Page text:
1. Charlotte is my 'favourite' Bronte too, I think she writes emotion in a way that neither of her sisters can. Villette is my favourite Bronte book.

    I'm a teacher too, and like you that gave me enjoyment as I read Agnes Grey. I especially enjoyed all the little mistakes she made at the start of her first job, because I made them all too!

  2. My favourite Bronte is indeed Anne, but more so in the Tenant. You are right in saying that they managed to experience so much, living all the while such constrained lives... Like you, I realy liked Agnes for the portrayal of society vs. The governesses, a profession so essential, but also so mistreated. I'm sure you will like the Tenant all the more!

  3. I haven't read anything by Anne yet, but this review makes her sound worth reading too. If Jane Eyre and Wuthering Heights are among my favourite books, I'm sure any of Anne's works will soon join that list.

  4. I would definitely say that I'm very much like Anne. I adore her because, in ways, she reminds me of Thoreau. And her writing style, particularly in The Tenant, reminds me of Austen.

    I love the disjointed feel of Agnes Grey. I don't know why! It's almost like I could see her confidence build through the writing. That said, Tenant is a much, much smoother read. And it is definitely an example of "taking a chance." I hope you'll love it when you read it! :)

    Also, I love your thoughts on the comparison of Rosalie and Agnes. :)

  5. I keep reading so many good things about Anne's novels--I really need to read them! The exploration of the life of governesses in this time period sounds really interesting to me. One of these days...

  6. haven't read either of Anne's, but am wondering if i've been Charlotte and Emily at different times of my life?.. circumstances that call for responses in kind or a maturing that resources what's needed in my character...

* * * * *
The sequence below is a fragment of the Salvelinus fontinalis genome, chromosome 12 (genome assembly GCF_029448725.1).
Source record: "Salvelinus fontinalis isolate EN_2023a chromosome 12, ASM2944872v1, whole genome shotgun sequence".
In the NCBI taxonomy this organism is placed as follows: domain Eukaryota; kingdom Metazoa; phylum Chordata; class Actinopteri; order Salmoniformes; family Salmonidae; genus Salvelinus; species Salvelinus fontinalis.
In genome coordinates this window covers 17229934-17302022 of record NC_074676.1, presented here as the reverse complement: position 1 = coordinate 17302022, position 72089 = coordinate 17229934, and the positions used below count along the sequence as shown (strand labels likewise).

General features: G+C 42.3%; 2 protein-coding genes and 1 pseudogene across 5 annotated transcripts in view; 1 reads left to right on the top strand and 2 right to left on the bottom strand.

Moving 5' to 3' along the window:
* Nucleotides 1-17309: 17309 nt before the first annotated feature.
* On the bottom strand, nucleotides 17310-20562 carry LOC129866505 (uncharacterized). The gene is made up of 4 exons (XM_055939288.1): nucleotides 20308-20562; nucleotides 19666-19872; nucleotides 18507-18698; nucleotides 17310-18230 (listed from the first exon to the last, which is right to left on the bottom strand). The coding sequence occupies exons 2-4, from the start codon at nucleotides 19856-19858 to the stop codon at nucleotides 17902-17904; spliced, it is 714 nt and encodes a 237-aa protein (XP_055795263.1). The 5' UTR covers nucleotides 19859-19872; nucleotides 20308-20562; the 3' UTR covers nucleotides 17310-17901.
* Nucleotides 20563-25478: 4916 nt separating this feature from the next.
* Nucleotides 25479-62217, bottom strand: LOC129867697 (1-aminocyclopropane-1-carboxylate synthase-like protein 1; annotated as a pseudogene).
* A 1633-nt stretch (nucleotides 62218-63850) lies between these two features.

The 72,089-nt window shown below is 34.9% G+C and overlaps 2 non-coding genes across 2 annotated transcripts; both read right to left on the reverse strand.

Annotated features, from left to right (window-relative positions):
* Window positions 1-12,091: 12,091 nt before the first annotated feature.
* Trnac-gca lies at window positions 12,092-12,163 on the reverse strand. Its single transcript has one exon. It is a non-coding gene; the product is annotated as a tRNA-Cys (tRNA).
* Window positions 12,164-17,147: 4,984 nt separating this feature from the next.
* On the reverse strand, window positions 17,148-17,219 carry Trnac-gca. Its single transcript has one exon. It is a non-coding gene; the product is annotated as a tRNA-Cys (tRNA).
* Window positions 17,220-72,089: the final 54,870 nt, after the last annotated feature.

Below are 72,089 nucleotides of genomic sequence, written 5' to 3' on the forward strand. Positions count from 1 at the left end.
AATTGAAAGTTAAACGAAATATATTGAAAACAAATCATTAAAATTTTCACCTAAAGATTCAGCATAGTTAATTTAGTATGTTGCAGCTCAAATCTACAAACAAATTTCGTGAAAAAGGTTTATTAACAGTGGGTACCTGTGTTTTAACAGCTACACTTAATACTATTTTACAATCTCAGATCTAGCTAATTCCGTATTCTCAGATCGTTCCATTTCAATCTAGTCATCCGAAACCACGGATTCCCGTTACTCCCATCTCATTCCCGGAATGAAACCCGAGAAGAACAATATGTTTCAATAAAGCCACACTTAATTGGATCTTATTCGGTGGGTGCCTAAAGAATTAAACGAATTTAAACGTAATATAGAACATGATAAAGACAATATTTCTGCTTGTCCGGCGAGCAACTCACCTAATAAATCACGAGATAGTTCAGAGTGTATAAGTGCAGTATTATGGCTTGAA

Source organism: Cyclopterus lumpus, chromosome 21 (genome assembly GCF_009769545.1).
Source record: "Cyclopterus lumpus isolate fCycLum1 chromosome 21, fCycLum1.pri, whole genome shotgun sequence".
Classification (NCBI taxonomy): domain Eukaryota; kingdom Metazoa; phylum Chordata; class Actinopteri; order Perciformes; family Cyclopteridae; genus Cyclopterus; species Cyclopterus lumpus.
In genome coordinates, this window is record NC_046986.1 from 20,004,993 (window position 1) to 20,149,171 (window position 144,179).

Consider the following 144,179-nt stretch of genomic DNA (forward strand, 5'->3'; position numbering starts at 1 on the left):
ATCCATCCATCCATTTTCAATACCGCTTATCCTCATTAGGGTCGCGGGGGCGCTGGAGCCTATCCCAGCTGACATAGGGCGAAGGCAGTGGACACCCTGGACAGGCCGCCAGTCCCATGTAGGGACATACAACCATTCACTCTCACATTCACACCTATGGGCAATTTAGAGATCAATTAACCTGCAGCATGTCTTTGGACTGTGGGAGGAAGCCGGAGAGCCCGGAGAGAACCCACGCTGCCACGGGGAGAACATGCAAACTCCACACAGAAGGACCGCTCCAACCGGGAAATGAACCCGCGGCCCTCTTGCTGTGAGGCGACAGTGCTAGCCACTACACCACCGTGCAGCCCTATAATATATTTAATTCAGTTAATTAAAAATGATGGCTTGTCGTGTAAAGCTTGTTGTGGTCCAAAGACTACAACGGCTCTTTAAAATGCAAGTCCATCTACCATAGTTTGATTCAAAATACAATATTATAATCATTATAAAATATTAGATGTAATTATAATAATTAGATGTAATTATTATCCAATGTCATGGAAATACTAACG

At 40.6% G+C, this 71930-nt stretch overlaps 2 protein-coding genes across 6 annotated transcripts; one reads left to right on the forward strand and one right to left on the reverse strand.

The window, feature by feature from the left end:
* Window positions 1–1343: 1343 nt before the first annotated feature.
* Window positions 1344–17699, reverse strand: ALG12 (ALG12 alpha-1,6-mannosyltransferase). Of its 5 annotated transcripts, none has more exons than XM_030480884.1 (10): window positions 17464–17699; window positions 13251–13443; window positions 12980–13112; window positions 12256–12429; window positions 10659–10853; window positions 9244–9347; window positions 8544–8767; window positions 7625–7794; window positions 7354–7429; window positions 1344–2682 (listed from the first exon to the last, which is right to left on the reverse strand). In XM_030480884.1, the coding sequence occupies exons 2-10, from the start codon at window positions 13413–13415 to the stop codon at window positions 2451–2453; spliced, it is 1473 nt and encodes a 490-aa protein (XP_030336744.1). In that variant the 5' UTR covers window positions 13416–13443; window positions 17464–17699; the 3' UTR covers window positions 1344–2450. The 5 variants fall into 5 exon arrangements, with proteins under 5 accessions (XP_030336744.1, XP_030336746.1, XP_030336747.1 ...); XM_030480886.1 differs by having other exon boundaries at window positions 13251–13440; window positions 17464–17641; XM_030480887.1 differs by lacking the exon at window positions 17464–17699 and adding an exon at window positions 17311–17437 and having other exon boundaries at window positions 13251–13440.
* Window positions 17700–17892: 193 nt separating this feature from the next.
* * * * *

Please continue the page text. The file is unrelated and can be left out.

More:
7. I'm definitely a Charlotte girl, but I love the differences between all the sisters. This is the only Anne book I've read, but I enjoyed it too. I really want to read Tenant next.

  8. I can't wait to get my hands on this book. It's been on my to-read list for years, and let me tell you, this post hasn't made me any less impatient. You make some very interesting points in there. I'm looking forward to hearing your opinions on The Tenant of Wildfell Hall as well.
    As for the Brontë sisters- Writing-wise, all three sisters were extraordinarily talented and I've enjoyed every single book of theirs I read immensely. But as far as their personalities go- I like Anne the best- I'm not the biggest fan of Charlotte and I agree that Emily was very introverted and dreamy. I admire Anne's determination, temper and will; how she would take whatever life threw at her and make it shine. She was easily one of the strongest historical figures I've ever read about, and I find her absolutely fascinating.

  9. Hi, We read this at the Bronte Parsonage Museum, and wondered whether you'd care to follow us on Twitter (@BronteParsonage) for lots and lots of Bronte-linked news and events?